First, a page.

It's been very badly conceived, and very well executed; that's what happens when a bad plan is well-executed -- you get this weird discordance.


  6. Matt, what's the weird discordance?

  7. Matt, you are completely right that it is not at all an apt comparison, which is why I explicitly pointed out that the comparison was a) for perspective only, and b) said a lot more about WWII than this war.

    As I said, it is to me a fascinating perspective that the time from Pearl Harbor to V-J day was three years, nine months. Just amazing. And I compare them for that bit of perspective, not because the wars were comparable -- 400,000 vs 3,500 dead? It's a nonsensical comparison otherwise.

    The analogy that this is more like the occupation of Japan is equally flawed, though. Japan was beaten and pacified. Whereas in this case 96% of US casualties have come after the end of traditional combat. It's not even comparable to Vietman, other than metaphorically. It's a whole new category of its own. Jon Stewart just calls it "MessO'potamia."

  8. Josh, the discordance is in several areas, like more deaths after the major combat, that pulling out is worse than staying, even though staying is terrible.

    Shadowfax, the Japanese occupation was indeed different, but a comparison to an occupation is closer than a comparison to the largest military conflict ever.


  9. Matt, and read zero snark/I'm 100% serious, do you think we need to stay in Iraq forever? Like South Korea or Cuba style forever?

    I can't imagine enduring a 1000 deaths a year in that kind of mission. I mean Jesus, look at Israel. I think a permenant presence in Iraq would be pretty horrific.

    Of course, it will indeed by very awful when we leave.

  10. 50 years ago, there was one democracy in the Middle East: Israel.

    5 years ago, there was still one democracy. the same one.

    Today, there are 2: Israel & Iraq.

    There's no way out of the cesspool of the Middle East until democracies replace the thugocracies, theocracies, and various other dictatorships that populate the rest of the Middle East.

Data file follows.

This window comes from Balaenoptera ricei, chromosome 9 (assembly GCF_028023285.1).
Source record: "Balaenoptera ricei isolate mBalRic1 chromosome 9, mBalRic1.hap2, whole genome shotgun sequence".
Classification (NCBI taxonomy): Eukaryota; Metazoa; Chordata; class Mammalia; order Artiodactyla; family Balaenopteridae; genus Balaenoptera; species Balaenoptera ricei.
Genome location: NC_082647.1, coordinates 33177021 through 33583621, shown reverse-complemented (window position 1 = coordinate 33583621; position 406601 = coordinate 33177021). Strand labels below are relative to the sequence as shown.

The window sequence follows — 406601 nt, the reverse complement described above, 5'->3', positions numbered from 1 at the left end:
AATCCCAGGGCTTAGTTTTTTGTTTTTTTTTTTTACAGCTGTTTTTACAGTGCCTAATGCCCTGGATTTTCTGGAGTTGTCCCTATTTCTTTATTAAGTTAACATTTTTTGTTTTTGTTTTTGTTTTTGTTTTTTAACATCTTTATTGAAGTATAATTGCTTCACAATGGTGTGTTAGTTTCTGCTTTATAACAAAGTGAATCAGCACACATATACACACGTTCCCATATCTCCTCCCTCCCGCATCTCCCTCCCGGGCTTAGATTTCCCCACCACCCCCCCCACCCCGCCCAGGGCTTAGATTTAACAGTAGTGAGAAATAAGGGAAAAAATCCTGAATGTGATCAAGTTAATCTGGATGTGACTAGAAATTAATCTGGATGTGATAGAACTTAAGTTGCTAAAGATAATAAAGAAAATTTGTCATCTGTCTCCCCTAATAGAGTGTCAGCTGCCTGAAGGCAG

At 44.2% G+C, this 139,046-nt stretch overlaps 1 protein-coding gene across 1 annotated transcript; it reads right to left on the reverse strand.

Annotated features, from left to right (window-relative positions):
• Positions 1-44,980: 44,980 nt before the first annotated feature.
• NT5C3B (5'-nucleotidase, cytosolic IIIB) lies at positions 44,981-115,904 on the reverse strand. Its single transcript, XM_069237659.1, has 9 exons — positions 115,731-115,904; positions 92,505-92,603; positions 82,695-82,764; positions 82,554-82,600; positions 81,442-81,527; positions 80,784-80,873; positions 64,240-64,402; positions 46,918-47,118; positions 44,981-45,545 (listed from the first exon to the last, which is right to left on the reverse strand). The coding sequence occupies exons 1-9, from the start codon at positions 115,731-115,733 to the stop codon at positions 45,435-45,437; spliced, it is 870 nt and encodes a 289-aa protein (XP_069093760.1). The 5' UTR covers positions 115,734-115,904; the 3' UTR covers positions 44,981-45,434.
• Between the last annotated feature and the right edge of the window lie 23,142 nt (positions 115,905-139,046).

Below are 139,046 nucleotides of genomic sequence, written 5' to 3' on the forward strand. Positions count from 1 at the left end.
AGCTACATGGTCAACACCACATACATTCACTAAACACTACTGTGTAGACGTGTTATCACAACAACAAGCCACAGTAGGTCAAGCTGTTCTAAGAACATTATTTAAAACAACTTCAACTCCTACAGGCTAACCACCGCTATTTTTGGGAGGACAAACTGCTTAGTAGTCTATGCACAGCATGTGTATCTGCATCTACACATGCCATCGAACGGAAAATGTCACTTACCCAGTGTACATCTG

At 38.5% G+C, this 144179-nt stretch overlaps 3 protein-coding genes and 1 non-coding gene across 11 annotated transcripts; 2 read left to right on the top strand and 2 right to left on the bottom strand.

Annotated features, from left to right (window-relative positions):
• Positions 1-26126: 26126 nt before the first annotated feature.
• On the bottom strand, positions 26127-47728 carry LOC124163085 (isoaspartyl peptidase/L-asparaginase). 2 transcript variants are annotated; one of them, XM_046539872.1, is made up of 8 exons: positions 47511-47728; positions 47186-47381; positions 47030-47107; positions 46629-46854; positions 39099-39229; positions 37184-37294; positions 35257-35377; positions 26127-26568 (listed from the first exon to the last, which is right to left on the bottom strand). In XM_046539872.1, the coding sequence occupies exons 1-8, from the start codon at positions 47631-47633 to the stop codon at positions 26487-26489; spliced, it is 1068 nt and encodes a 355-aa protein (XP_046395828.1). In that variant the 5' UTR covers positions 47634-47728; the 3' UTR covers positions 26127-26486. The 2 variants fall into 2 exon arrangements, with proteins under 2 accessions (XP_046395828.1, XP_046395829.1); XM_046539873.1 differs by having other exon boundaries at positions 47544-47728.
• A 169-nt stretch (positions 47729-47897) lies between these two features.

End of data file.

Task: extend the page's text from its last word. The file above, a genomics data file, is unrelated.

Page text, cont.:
The War has always been more than just about toppling Hussein, which as others have said was done rapidly.

  11. Is there a democracy in Iraq? I mean, you have a regime that is directly supported by the one world superpower. We say you'll have a democracy dammit. So right a constitution and have this type of government. Oh, and we'll provide the security that makes any of that possible.

    If you want to define it as a democracy that's fine. I mean, we are proping up the government the Iraqis voted for. So, sure, that's more of a democracy that anything else. But it is hardly helpful in the same way Israel being a democracy is helpful.

    And, I think what you, and maybe Matt, although I haven't heard him affirm it recently, believe is that it is worth it for us to stick it out to get Iraq on its feet. But my goodness there is a lot of money and bloodshed between here and there.

    The alternative is shift from military support to financial and diplomatic support. Then let the Iraqis really govern their country. I suspect an organically formed government will be more successful than one we thrust on them. And I know the country doesn't have the stomach to stick it out long enough to transform the region permenantly by force.

  12. Bad Josh. I asked a question and didn't check back. So I don't think its discordance. I don't there's a discordance of "more deaths after the major combat." Herein lies the problem. We didn't understand what the major combat was. The invasion was not the major combat.